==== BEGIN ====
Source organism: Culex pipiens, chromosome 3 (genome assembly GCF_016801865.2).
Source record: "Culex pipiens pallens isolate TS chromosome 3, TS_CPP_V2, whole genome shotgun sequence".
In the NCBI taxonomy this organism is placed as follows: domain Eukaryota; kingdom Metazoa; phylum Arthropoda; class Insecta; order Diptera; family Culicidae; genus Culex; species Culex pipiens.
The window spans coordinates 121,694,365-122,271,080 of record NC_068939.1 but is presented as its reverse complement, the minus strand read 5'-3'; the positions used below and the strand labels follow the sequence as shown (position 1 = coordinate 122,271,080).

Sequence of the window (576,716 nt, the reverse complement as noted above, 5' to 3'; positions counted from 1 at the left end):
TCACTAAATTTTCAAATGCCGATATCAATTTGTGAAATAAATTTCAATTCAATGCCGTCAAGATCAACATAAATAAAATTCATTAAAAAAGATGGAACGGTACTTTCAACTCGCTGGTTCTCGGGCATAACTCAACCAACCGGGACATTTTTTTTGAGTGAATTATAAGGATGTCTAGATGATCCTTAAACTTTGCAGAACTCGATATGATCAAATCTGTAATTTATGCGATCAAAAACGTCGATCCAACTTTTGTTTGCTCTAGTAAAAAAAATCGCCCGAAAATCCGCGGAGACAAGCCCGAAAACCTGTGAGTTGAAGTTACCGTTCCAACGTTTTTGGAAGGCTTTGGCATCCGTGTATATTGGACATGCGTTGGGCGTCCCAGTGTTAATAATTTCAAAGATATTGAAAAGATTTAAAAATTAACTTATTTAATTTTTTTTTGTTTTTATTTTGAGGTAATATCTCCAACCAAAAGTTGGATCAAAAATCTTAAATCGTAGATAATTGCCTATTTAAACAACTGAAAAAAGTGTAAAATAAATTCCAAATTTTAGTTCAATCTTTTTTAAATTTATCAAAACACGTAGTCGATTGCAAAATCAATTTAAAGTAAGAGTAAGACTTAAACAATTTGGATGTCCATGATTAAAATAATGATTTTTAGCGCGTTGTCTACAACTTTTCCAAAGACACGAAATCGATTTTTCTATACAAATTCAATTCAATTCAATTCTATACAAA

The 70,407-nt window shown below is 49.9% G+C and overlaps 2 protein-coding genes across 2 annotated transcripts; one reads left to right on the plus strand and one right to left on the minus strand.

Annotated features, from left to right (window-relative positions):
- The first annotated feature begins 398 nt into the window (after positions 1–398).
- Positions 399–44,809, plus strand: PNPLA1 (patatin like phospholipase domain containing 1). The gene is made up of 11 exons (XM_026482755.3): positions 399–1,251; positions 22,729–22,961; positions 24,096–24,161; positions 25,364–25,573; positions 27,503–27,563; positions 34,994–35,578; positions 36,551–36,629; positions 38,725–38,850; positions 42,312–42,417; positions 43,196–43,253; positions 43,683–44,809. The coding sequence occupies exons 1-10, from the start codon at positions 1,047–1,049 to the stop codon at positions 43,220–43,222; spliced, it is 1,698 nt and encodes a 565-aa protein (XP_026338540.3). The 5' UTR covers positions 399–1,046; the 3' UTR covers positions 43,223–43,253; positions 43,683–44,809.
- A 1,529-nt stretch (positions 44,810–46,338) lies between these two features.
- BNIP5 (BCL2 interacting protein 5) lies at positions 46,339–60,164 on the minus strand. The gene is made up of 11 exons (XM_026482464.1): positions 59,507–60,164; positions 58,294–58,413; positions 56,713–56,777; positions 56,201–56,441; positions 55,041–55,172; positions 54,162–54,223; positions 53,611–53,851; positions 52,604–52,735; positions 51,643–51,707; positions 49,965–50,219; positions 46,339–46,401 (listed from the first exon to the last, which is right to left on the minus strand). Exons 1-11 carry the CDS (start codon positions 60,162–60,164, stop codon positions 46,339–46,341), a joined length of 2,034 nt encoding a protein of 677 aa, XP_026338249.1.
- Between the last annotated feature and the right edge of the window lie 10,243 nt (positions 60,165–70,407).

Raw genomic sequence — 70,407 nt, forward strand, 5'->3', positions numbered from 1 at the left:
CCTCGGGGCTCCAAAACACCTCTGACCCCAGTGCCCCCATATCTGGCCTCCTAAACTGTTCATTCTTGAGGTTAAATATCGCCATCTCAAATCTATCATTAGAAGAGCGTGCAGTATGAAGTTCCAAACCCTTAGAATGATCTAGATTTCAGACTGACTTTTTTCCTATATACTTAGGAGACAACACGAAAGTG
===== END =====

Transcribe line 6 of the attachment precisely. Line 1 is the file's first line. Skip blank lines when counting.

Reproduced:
TCACTAAATTTTCAAATGCCGATATCAATTTGTGAAATAAATTTCAATTCAATGCCGTCAAGATCAACATAAATAAAATTCATTAAAAAAGATGGAACGGTACTTTCAACTCGCTGGTTCTCGGGCATAACTCAACCAACCGGGACATTTTTTTTGAGTGAATTATAAGGATGTCTAGATGATCCTTAAACTTTGCAGAACTCGATATGATCAAATCTGTAATTTATGCGATCAAAAACGTCGATCCAACTTTTGTTTGCTCTAGTAAAAAAAATCGCCCGAAAATCCGCGGAGACAAGCCCGAAAACCTGTGAGTTGAAGTTACCGTTCCAACGTTTTTGGAAGGCTTTGGCATCCGTGTATATTGGACATGCGTTGGGCGTCCCAGTGTTAATAATTTCAAAGATATTGAAAAGATTTAAAAATTAACTTATTTAATTTTTTTTTGTTTTTATTTTGAGGTAATATCTCCAACCAAAAGTTGGATCAAAAATCTTAAATCGTAGATAATTGCCTATTTAAACAACTGAAAAAAGTGTAAAATAAATTCCAAATTTTAGTTCAATCTTTTTTAAATTTATCAAAACACGTAGTCGATTGCAAAATCAATTTAAAGTAAGAGTAAGACTTAAACAATTTGGATGTCCATGATTAAAATAATGATTTTTAGCGCGTTGTCTACAACTTTTCCAAAGACACGAAATCGATTTTTCTATACAAATTCAATTCAATTCAATTCTATACAAA